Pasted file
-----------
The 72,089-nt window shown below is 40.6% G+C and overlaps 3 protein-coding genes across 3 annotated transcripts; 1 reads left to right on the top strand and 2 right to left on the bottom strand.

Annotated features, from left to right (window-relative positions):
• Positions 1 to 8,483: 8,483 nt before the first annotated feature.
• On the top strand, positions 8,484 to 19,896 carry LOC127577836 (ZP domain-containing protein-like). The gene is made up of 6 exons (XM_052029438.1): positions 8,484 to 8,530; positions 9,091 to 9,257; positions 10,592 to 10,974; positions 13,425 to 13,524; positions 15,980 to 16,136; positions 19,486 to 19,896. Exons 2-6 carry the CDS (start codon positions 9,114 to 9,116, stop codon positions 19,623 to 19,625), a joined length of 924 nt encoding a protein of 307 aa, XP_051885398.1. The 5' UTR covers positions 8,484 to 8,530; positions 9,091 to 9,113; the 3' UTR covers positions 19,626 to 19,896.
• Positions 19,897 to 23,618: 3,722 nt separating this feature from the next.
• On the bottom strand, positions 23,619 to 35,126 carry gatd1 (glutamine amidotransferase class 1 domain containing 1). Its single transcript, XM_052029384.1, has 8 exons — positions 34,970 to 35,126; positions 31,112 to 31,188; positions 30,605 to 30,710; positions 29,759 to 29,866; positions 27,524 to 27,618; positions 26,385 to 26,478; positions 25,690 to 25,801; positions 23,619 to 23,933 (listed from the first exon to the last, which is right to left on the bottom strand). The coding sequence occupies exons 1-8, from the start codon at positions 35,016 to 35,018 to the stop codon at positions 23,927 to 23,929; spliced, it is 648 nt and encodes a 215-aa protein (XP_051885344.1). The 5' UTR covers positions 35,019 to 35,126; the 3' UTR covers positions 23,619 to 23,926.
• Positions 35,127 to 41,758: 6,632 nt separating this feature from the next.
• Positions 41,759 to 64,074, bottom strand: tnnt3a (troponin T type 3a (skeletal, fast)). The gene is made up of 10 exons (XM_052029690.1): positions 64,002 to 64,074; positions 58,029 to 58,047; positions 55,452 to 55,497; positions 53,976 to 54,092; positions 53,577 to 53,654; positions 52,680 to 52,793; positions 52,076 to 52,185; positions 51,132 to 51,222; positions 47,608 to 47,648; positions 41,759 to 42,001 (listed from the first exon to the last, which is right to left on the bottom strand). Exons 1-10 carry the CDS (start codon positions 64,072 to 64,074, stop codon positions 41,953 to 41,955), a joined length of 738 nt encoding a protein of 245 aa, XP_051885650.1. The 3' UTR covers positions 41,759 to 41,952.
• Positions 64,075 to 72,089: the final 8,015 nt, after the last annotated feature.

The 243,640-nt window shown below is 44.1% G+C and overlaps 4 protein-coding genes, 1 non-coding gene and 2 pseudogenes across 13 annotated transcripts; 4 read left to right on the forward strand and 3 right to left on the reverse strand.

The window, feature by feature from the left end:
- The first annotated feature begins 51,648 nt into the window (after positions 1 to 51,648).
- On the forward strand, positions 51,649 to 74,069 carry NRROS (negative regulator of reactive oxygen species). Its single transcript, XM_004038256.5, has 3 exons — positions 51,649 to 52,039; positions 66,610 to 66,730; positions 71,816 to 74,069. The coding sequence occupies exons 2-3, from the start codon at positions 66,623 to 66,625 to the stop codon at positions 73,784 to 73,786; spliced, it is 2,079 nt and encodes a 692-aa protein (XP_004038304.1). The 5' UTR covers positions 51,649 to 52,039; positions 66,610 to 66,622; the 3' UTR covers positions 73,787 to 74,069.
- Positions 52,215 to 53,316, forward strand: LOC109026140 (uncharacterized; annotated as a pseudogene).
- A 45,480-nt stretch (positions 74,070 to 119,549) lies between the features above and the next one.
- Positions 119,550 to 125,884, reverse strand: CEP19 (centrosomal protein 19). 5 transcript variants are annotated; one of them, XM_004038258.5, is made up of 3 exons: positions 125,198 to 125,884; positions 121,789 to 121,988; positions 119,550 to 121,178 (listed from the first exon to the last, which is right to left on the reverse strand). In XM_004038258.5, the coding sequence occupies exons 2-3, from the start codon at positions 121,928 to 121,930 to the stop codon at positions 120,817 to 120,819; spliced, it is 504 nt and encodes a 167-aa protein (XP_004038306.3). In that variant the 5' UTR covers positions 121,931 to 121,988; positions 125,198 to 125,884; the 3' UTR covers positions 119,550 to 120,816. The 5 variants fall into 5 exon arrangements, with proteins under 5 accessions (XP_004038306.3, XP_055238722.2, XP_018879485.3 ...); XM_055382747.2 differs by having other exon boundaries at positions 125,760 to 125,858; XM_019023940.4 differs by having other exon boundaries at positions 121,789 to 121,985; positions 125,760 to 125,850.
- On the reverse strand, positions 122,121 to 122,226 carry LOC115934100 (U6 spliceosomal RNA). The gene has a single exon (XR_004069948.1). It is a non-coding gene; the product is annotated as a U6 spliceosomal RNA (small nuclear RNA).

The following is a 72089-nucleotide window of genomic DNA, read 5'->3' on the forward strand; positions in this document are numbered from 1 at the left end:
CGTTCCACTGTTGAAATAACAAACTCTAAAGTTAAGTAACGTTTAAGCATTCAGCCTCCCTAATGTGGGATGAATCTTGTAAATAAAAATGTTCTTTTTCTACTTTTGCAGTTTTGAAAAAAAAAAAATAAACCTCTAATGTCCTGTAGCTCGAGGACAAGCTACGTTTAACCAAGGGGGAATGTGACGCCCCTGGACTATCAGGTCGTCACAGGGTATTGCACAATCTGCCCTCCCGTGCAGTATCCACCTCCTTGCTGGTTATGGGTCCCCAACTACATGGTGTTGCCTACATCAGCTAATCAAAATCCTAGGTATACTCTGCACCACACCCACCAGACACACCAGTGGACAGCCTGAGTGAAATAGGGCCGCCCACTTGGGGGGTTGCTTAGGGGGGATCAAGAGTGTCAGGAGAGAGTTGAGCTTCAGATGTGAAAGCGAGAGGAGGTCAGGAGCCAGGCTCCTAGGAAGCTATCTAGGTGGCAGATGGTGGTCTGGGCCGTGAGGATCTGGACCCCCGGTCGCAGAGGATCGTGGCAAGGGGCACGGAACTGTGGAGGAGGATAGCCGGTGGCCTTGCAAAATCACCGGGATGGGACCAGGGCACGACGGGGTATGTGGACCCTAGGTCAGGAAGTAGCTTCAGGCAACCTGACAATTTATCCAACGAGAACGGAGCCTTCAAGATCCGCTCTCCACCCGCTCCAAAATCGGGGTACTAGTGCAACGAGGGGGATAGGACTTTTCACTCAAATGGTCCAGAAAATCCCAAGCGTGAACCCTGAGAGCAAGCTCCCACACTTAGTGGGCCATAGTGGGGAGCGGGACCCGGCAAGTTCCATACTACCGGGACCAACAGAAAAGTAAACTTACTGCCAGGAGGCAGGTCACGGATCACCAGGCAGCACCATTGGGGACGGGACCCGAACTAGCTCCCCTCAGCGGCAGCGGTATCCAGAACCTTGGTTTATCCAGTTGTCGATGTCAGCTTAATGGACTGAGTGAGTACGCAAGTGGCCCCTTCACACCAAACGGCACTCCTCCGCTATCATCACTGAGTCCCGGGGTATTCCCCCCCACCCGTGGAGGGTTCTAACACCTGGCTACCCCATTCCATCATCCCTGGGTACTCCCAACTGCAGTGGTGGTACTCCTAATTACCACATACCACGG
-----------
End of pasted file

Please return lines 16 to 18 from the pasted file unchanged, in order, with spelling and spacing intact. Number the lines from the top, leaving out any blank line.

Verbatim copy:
- Positions 119,550 to 125,884, reverse strand: CEP19 (centrosomal protein 19). 5 transcript variants are annotated; one of them, XM_004038258.5, is made up of 3 exons: positions 125,198 to 125,884; positions 121,789 to 121,988; positions 119,550 to 121,178 (listed from the first exon to the last, which is right to left on the reverse strand). In XM_004038258.5, the coding sequence occupies exons 2-3, from the start codon at positions 121,928 to 121,930 to the stop codon at positions 120,817 to 120,819; spliced, it is 504 nt and encodes a 167-aa protein (XP_004038306.3). In that variant the 5' UTR covers positions 121,931 to 121,988; positions 125,198 to 125,884; the 3' UTR covers positions 119,550 to 120,816. The 5 variants fall into 5 exon arrangements, with proteins under 5 accessions (XP_004038306.3, XP_055238722.2, XP_018879485.3 ...); XM_055382747.2 differs by having other exon boundaries at positions 125,760 to 125,858; XM_019023940.4 differs by having other exon boundaries at positions 121,789 to 121,985; positions 125,760 to 125,850.
- On the reverse strand, positions 122,121 to 122,226 carry LOC115934100 (U6 spliceosomal RNA). The gene has a single exon (XR_004069948.1). It is a non-coding gene; the product is annotated as a U6 spliceosomal RNA (small nuclear RNA).

The following is a 72089-nucleotide window of genomic DNA, read 5'->3' on the forward strand; positions in this document are numbered from 1 at the left end: